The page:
When private equity firms Blackstone and Starwood Capital recently inked a deal to acquire hotel chain Extended Stay America (NASDAQ: STAY)
, marked a vote of confidence in the future of business travel.
That $6 billion deal is expected to close in the second quarter. That stock has now gapped up as takeover targets typically do, and individual investors should not trade it. However, its fundamentals indicate what attracted the private equity firms: The company remained profitable in 2020, and analysts expect profit growth in the next two years.
In particular, Blackstone and Starwood said they expect business travel to pick up, particularly as construction workers and contractors begin working on long-term projects that require travel.
What about chains that serve a mix of business and leisure travelers? Both categories were slammed in ways nobody could have imagined prior to the pandemic. How are these hotel companies holding up, and what can investors expect?
Shares of Wyndham Hotels & Resorts (NYSE: WH) are up 18.72% year-to-date, and 108.08% on a one-year basis. Those numbers may seem surprising, but this company, too remained profitable in 2020, reporting earnings of $1.03 per share last year. Its brands include La Quinta, Days Inn, Super 8, Ramada and Travelodge. Wyndham specializes in the economy and mid-level hotel categories.
Analysts from Wall Street as well as the hotel industry see business travel ramping up more slowly than leisure travel. That bodes well for Wyndham’s properties, as consumers take long-postponed vacations, but while still being mindful of their budgets.
The company signaled confidence in its own future recently, raising its dividend to $0.16 per share.
Wyndham Hotels & Resorts went public in 2018, a spinoff from Wyndham Worldwide. The stock is now trading at new highs. It pulled back this month but found support at its 50-day average. It bounced off its 10-day average in Friday’s session, closing at $70.41.
Hyatt Hotels (NYSE: H) closed Friday at $83.06 12.6% below their February 2020 high of $94.98. After getting hammered with a 37.47% decline in March 2020, the stock rallied back strong.
Hyatt is up 11.87% year-to-date and 62.26% over the past year.
Wall Street expects Hyatt’s loss to narrow this year, to $3.11 per share, from a loss of $5.40 per share in 2020.
Hyatt shaped a flat base beginning in February. A flat base is a consolidation that forms within a 15% range between its structure high price and low price. It cleared a buy point above $75.53 in heavy volume.
It added to those gains in the next trading session, gapping up 3%, a day ahead of its quarterly earnings report on February 17.
Although the earnings results offered nothing to cheer about, missing analysts’ estimates, investors liked the hotel chain’s revenue per available room metric, which grew sequentially over the previous quarter.
The stock is up 5.7% since its earnings report. It’s gotten support above its 50-day average in the past three sessions.
Marriott International (NASDAQ: MAR) is consolidating after surpassing its December 2019 high of $153.39.
Institutional investors like the hotel chain’s expansion plans, particularly in the area of luxury brands worldwide. Marriott is growing its presence in Latin America, Asia, the Middle East and Africa.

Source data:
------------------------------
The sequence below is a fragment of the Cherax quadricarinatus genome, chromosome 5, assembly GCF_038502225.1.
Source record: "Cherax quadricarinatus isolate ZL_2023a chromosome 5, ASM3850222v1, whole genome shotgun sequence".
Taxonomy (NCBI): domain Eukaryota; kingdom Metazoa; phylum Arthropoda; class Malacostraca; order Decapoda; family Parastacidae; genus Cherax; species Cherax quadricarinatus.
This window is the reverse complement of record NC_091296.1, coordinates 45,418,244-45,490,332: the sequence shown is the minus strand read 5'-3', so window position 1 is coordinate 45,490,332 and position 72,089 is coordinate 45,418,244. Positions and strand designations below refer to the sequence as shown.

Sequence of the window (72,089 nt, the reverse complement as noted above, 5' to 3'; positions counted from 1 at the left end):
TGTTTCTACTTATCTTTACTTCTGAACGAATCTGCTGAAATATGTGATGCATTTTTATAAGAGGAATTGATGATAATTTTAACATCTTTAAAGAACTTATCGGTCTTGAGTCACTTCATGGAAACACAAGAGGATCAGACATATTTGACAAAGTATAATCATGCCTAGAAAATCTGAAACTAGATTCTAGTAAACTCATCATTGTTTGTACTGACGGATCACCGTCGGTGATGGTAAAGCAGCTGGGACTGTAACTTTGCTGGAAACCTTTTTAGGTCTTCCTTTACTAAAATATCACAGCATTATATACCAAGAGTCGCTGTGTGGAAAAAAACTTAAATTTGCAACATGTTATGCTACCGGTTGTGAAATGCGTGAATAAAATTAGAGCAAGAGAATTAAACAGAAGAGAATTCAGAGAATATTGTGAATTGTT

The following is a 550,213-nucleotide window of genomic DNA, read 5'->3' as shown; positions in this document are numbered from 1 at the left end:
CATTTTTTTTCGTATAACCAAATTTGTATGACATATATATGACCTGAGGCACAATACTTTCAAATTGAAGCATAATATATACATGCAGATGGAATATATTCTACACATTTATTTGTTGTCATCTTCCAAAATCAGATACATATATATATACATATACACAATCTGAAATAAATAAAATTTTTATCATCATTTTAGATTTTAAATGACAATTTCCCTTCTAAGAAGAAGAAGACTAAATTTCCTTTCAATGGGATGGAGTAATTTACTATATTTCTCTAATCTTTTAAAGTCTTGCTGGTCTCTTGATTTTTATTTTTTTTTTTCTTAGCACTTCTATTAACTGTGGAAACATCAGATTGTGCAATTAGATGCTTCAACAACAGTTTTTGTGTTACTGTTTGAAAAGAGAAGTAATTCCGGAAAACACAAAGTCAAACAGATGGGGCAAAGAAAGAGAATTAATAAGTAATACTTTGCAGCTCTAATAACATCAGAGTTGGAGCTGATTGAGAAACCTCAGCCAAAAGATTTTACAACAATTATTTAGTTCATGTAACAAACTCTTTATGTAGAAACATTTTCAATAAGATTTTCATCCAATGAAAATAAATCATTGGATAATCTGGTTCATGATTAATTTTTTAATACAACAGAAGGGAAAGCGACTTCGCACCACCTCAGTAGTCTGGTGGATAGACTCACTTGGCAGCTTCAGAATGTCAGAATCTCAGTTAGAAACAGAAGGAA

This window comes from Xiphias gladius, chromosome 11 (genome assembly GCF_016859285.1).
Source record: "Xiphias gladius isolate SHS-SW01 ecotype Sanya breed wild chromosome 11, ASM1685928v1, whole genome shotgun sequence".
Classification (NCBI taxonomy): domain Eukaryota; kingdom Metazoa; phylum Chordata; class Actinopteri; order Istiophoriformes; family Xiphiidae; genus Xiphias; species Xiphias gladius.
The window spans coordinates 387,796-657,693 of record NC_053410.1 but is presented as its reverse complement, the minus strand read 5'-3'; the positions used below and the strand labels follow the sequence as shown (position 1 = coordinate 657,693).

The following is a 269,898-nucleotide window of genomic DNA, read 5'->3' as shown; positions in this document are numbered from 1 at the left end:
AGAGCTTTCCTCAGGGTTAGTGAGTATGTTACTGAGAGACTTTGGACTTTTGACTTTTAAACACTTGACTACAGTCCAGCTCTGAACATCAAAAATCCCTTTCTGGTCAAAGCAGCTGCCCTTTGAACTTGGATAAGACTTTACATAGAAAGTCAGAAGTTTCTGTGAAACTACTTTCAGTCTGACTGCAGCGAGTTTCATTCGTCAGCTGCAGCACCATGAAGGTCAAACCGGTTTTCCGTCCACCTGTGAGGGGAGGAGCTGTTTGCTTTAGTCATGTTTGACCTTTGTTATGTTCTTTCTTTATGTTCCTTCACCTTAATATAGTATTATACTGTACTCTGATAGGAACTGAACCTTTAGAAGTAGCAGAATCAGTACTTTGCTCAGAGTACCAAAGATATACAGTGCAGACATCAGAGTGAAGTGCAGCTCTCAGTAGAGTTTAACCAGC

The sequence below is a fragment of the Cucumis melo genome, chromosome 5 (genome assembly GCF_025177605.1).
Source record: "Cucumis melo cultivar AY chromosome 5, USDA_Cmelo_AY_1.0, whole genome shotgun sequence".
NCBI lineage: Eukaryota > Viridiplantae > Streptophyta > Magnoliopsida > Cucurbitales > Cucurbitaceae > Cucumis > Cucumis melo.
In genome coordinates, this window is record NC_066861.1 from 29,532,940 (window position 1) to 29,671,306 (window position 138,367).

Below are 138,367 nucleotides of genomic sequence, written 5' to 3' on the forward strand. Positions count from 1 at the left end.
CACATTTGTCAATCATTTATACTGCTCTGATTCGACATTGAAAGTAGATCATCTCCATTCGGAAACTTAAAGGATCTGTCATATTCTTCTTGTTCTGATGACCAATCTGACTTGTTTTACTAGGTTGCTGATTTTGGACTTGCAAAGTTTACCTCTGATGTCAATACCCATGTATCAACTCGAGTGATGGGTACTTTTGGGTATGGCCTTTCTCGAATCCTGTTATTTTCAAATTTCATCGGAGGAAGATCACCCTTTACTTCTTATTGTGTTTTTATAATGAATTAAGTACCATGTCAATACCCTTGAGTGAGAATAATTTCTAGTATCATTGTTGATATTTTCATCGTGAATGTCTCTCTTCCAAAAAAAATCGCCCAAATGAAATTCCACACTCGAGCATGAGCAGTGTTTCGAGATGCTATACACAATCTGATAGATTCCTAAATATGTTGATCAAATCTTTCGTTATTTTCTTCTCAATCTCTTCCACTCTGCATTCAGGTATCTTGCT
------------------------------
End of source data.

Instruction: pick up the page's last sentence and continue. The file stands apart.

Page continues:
The company eked out earnings per share of $0.18 in 2020, keeping its profitability streak alive, despite a 97% year-over-year decline.
Marriott declined to provide earnings guidance for this year, and for now, it’s suspended dividend payments and share repurchases.
Wall Street expects earnings of $2.06 per share this year, which would represent a gain of more than 1,000% over 2020.
A bright spot from the company’s most recent earnings report: Business is picking up in China, with greater metrics in room occupancy and number of bookings.
Marriott, like many other firms across all industries, is investing in its digital capabilities. Online bookings are an important piece of the hotel business, and Marriott upgraded its mobile app to better address the needs of 21st century travelers.
It’s finding support above its 50-day moving average, which may offer an entry point. Watch for the stock to pass its February 25 high of $159.98, preferably in heavy volume.
Featured Article: Tariff7 Stocks That Cathie Wood is Buying And You Should Too
If you’re an investor that likes to go with the “hot hand,” then they don’t get much hotter than Cathie Wood. The founder and CEO of ARK Investment Management delivered returns of over 100% in all five of her firm’s exchange-traded funds (ETFs) in 2020.
The names of her funds showcase some of the hottest emerging growth trends in the market: financial technology (fintech), genomic revolution, innovation, autonomous technology/robotics, and next generation internet.
As you would expect, these funds contain some of the hottest growth stocks from the past year. And in the aftermath of the tech selloff, Wood is not backing away. In fact, she’s doubling down on her strategy. It might not be exactly a matter of being greedy while others are fearful; perhaps more like being prepared while others are distracted.
But the other thing about Wood’s selections is that many of them are not obscure names. These are companies that were among the hottest names in 2020. Wood simply believes that they still have room to run. And that’s one reason you should consider making them a part of your portfolio.
In this special presentation, we’re giving you just seven of the stocks that Cathie Wood is buying or has bought recently. We’ve attempted to pick out at least one stock from each of the ARK ETFs. As with any investment decision, it’s important that you perform your own research before making a decision.
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